Two downtown business owners hope a development overlay area and an expanded tax district would bolster redevelopment on the perimeter of downtown.
Forrest Shaw, owner of Pastry Art café, and John Anderson, owner of Mozaic, presented their proposal for the overlay and expanded tax district to the Downtown Improvement District (DID) board Tuesday morning.
Shaw, an advocate for a streetcar project, said the overlay area, combined with a fixed-rail streetcar downtown, would spur redevelopment and eventually bring millions in tax revenue to the city.
The proposal for all three concepts — the expansion of the DID, overlay area and the streetcar project — is preliminary. It would take a lengthy public process before such changes could happen.
“This is planting a seed for a tree to grow,” Shaw said before the meeting Tuesday, Jan. 22. “We are at the beginning of this entire process.”
Under Shaw’s proposal, the overlay area would allow changes in land use and density designed to encourage development. The proposed expansion of the Downtown Improvement District would bring in tax revenue that would pay for area capital improvements, possibly including part of the cost of the streetcar project.
“Today, we are not proposing doing it,” Shaw said after the meeting. “Today we are proposing studying it.”
Phase one of a streetcar project is estimated to cost between $15 million to $75 million and depends on the kind of streetcar and track system chosen.
The proposed district and overlay area would run 500 feet beyond the boundaries of the street car track (see map).
The expanded DID would nearly triple the current district’s boundaries.
“We have an opportunity to provide more mixed use and smaller residential housing,” Shaw said.
Shaw also showed a new 2.3-mile hybrid streetcar route that combined two previous proposed routes.
After the DID meeting, Shaw said he would take his proposal to the City Commission soon. DID board members were open to further studies based on Shaw’s presentation.
Property owners in the expanded district would have to approve the expanded tax district.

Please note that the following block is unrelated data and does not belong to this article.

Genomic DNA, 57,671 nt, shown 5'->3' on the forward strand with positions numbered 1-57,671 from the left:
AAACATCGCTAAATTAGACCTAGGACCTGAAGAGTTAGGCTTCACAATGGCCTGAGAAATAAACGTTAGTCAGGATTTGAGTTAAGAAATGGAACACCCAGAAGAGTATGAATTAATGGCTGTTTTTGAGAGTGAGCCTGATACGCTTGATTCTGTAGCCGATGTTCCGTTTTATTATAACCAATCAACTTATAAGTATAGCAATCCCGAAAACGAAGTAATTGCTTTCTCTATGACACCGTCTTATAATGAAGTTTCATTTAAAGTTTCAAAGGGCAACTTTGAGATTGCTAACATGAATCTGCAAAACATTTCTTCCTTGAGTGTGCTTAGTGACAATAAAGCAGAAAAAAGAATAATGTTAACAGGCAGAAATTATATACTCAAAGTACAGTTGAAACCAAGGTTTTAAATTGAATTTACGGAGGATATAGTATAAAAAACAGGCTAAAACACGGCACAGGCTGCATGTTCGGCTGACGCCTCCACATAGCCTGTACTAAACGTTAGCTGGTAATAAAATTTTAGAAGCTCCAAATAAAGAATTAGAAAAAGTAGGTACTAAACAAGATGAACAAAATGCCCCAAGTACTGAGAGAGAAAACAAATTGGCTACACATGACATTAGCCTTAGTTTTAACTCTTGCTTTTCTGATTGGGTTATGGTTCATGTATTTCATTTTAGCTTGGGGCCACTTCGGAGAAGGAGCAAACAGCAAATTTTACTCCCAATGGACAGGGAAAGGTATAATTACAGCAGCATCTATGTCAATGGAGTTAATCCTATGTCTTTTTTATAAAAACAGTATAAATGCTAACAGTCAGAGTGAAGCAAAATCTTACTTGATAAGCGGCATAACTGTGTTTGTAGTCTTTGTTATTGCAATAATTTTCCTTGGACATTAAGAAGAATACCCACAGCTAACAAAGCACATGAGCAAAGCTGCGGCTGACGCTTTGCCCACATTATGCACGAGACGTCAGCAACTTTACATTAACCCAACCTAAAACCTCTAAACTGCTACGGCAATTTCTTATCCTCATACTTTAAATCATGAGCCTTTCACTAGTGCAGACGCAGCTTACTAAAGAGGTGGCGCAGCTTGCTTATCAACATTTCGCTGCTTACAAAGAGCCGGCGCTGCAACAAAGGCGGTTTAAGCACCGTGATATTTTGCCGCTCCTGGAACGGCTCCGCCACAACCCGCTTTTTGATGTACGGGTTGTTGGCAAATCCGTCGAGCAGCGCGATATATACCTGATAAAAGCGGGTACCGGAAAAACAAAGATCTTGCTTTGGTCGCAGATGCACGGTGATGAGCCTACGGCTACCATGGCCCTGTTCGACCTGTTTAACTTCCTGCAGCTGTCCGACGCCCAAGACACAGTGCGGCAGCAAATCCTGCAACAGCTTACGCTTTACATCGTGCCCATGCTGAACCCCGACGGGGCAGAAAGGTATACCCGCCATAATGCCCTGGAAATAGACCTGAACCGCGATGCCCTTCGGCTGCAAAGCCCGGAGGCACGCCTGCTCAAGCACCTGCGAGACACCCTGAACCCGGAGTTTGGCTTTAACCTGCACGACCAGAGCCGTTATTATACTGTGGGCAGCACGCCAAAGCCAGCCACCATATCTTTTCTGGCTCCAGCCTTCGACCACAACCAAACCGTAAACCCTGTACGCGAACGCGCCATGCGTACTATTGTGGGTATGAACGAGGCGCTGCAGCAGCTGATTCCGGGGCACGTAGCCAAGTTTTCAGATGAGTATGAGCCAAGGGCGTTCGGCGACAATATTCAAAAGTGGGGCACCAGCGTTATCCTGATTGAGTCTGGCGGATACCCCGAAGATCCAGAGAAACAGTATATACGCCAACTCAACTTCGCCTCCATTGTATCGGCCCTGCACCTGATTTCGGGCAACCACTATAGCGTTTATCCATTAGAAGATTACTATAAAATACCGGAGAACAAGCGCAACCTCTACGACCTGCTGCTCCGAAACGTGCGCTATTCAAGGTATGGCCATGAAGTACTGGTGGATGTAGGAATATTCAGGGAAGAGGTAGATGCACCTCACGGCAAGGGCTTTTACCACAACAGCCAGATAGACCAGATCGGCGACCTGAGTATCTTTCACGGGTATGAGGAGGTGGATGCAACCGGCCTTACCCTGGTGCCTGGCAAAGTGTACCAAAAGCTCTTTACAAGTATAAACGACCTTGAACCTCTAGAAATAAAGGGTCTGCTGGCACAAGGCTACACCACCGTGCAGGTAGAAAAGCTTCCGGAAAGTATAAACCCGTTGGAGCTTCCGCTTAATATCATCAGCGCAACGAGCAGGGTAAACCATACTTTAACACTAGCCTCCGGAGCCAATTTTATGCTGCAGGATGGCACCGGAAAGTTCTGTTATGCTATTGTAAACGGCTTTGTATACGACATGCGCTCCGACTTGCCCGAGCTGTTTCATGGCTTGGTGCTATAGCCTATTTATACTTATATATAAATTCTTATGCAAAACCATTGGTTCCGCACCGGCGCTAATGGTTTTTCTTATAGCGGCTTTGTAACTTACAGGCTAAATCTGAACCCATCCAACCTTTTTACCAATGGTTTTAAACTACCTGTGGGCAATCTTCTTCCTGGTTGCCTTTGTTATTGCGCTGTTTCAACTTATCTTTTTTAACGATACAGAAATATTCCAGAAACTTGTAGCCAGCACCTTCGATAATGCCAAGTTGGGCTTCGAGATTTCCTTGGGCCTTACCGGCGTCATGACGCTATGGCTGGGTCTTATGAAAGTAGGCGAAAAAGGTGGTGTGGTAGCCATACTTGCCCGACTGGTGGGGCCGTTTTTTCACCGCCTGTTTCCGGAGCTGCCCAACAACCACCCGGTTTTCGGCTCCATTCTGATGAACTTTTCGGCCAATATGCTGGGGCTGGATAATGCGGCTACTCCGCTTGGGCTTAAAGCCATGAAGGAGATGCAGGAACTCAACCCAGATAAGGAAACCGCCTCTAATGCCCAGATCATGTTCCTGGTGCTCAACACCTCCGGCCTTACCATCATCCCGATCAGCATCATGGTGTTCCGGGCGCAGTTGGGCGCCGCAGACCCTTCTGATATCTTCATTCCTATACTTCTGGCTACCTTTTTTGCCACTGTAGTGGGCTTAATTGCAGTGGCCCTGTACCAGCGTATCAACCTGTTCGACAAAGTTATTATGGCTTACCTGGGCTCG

Property owners in the current DID pay an extra two mills in property tax for the purpose of maintenance, capital improvements and other district improvements.
The topic of density increases is a “complicated” subject, and if the proposal for the overlay area generates interest, the city would need to hire a consultant to look into different options, said City Planner Steve Stancel.
DID member Tom Mannausa spoke at the meeting in favor of the proposal.
Ritz said he would contact individual city commissioners to let them know of the DID board’s plan to hold a workshop on the overlay area. Board members talked about modeling the overlay after a previous overlay called the Downtown Residential Overlay District (DROD). That overlay allowed certain developers to built four times more residential units than typically allowed.
During its strategic planning process, the City Commission already highlighted density changes on certain downtown parcels as a projected goal. And DID board members said they did not want to usurp that process.
The DROD allowed developers to build up to 200 units per acre — four times what was typically allowed. The overlay aimed to address commissioners’ longstanding desire to entice developers to build more affordable housing downtown. Before that overlay expired in June 2007, developers of 1350 Main St. tower received approval for the higher density.
Ritz said bringing back an overlay downtown would make it possible for developers to build some smaller, more affordable units that working professionals could afford.
“They have to have an overlay district to make workforce housing possible,” Ritz said after Tuesday’s meeting.
Ritz also said the streetcar project becomes more viable if the overlay is approved.
“The streetcar depends on people living near it,” Ritz said.